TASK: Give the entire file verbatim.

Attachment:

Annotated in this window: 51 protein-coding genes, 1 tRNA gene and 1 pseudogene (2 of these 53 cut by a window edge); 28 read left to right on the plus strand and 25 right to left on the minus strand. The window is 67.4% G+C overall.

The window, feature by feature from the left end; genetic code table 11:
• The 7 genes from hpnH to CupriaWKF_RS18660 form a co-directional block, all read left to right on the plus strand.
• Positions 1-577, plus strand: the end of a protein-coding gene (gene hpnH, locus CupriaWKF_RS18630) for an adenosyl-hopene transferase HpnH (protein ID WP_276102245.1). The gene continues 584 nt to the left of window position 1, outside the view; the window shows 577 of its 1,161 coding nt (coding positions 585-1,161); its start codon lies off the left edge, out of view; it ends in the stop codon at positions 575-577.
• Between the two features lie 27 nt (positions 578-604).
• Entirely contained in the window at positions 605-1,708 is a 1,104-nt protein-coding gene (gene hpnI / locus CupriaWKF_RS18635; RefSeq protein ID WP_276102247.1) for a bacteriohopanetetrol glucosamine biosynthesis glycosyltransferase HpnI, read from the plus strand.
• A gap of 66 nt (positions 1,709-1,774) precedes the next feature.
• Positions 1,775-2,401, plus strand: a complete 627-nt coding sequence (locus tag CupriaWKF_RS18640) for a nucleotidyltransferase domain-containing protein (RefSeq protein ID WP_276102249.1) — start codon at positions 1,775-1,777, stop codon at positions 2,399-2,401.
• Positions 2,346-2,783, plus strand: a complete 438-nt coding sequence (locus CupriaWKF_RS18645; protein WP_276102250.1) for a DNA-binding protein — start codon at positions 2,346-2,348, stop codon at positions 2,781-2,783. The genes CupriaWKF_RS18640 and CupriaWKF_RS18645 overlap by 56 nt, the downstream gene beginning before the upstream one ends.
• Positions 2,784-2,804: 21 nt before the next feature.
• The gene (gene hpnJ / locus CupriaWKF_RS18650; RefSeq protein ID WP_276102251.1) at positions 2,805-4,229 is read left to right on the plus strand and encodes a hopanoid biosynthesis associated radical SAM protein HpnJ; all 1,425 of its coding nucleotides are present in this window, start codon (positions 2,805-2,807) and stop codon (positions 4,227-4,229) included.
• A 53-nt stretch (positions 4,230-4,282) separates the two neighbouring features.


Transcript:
Annotated in this window: 51 protein-coding genes, 1 tRNA gene and 1 pseudogene (2 of these 53 cut by a window edge); 28 read left to right on the plus strand and 25 right to left on the minus strand. The window is 67.4% G+C overall.

The window, feature by feature from the left end; genetic code table 11:
• The 7 genes from hpnH to CupriaWKF_RS18660 form a co-directional block, all read left to right on the plus strand.
• Positions 1-577, plus strand: the end of a protein-coding gene (gene hpnH, locus CupriaWKF_RS18630) for an adenosyl-hopene transferase HpnH (protein ID WP_276102245.1). The gene continues 584 nt to the left of window position 1, outside the view; the window shows 577 of its 1,161 coding nt (coding positions 585-1,161); its start codon lies off the left edge, out of view; it ends in the stop codon at positions 575-577.
• Between the two features lie 27 nt (positions 578-604).
• Entirely contained in the window at positions 605-1,708 is a 1,104-nt protein-coding gene (gene hpnI / locus CupriaWKF_RS18635; RefSeq protein ID WP_276102247.1) for a bacteriohopanetetrol glucosamine biosynthesis glycosyltransferase HpnI, read from the plus strand.
• A gap of 66 nt (positions 1,709-1,774) precedes the next feature.
• Positions 1,775-2,401, plus strand: a complete 627-nt coding sequence (locus tag CupriaWKF_RS18640) for a nucleotidyltransferase domain-containing protein (RefSeq protein ID WP_276102249.1) — start codon at positions 1,775-1,777, stop codon at positions 2,399-2,401.
• Positions 2,346-2,783, plus strand: a complete 438-nt coding sequence (locus CupriaWKF_RS18645; protein WP_276102250.1) for a DNA-binding protein — start codon at positions 2,346-2,348, stop codon at positions 2,781-2,783. The genes CupriaWKF_RS18640 and CupriaWKF_RS18645 overlap by 56 nt, the downstream gene beginning before the upstream one ends.
• Positions 2,784-2,804: 21 nt before the next feature.
• The gene (gene hpnJ / locus CupriaWKF_RS18650; RefSeq protein ID WP_276102251.1) at positions 2,805-4,229 is read left to right on the plus strand and encodes a hopanoid biosynthesis associated radical SAM protein HpnJ; all 1,425 of its coding nucleotides are present in this window, start codon (positions 2,805-2,807) and stop codon (positions 4,227-4,229) included.
• A 53-nt stretch (positions 4,230-4,282) separates the two neighbouring features.